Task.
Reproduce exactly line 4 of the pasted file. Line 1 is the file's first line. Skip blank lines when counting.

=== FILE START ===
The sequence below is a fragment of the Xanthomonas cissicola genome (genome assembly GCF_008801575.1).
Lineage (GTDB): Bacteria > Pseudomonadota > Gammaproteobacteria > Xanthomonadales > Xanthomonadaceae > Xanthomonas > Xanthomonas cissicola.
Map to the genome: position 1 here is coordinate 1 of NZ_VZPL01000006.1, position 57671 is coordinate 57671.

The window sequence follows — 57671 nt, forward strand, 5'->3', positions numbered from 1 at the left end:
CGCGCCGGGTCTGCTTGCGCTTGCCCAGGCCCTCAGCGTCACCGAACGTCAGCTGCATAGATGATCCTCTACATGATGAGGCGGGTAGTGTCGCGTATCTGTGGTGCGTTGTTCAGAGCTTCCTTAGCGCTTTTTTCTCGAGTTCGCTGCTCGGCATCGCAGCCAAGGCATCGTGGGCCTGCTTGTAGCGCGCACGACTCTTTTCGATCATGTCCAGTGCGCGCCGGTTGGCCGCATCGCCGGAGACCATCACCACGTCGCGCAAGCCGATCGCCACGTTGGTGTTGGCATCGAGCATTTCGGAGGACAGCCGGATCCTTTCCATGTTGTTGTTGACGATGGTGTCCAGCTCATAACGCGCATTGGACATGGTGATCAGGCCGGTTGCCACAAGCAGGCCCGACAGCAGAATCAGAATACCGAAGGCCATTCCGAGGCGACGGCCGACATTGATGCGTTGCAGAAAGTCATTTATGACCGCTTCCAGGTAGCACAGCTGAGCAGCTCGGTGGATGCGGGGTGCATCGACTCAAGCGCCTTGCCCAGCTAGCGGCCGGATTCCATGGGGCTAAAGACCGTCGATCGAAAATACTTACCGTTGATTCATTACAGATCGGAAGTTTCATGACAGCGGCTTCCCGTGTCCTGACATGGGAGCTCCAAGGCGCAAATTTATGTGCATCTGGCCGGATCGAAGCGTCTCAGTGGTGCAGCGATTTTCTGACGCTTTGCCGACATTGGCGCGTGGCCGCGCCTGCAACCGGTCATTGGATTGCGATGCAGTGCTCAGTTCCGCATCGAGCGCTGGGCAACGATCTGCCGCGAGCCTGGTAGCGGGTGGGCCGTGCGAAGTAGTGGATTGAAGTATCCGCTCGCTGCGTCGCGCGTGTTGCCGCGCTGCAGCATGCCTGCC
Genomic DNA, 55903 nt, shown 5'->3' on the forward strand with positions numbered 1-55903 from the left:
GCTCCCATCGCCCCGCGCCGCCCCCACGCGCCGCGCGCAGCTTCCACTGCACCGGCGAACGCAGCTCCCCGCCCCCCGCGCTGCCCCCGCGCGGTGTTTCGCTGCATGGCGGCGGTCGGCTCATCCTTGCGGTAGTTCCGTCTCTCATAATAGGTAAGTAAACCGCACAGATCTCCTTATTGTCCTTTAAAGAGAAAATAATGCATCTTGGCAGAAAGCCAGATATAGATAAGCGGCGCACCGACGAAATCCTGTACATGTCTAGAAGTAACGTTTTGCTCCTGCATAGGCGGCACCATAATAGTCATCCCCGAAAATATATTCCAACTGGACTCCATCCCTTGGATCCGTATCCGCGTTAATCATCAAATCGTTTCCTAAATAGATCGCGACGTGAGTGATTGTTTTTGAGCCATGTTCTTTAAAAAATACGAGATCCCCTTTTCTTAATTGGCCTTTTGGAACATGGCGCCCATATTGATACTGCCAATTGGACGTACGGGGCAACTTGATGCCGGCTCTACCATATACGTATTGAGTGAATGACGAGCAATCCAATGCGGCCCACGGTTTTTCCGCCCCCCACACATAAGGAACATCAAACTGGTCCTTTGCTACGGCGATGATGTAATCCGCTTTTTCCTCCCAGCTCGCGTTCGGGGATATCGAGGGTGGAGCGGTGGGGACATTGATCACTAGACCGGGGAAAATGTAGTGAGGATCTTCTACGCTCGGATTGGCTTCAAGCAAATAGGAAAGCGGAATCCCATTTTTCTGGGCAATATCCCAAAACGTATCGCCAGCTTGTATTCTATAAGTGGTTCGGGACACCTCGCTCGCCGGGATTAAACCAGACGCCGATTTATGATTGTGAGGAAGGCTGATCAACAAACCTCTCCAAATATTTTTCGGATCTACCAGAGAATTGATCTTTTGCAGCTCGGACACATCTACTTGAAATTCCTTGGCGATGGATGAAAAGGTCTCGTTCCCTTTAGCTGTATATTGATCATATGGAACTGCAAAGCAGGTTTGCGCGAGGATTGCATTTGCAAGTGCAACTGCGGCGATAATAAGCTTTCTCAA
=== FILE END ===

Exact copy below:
The window sequence follows — 57671 nt, forward strand, 5'->3', positions numbered from 1 at the left end: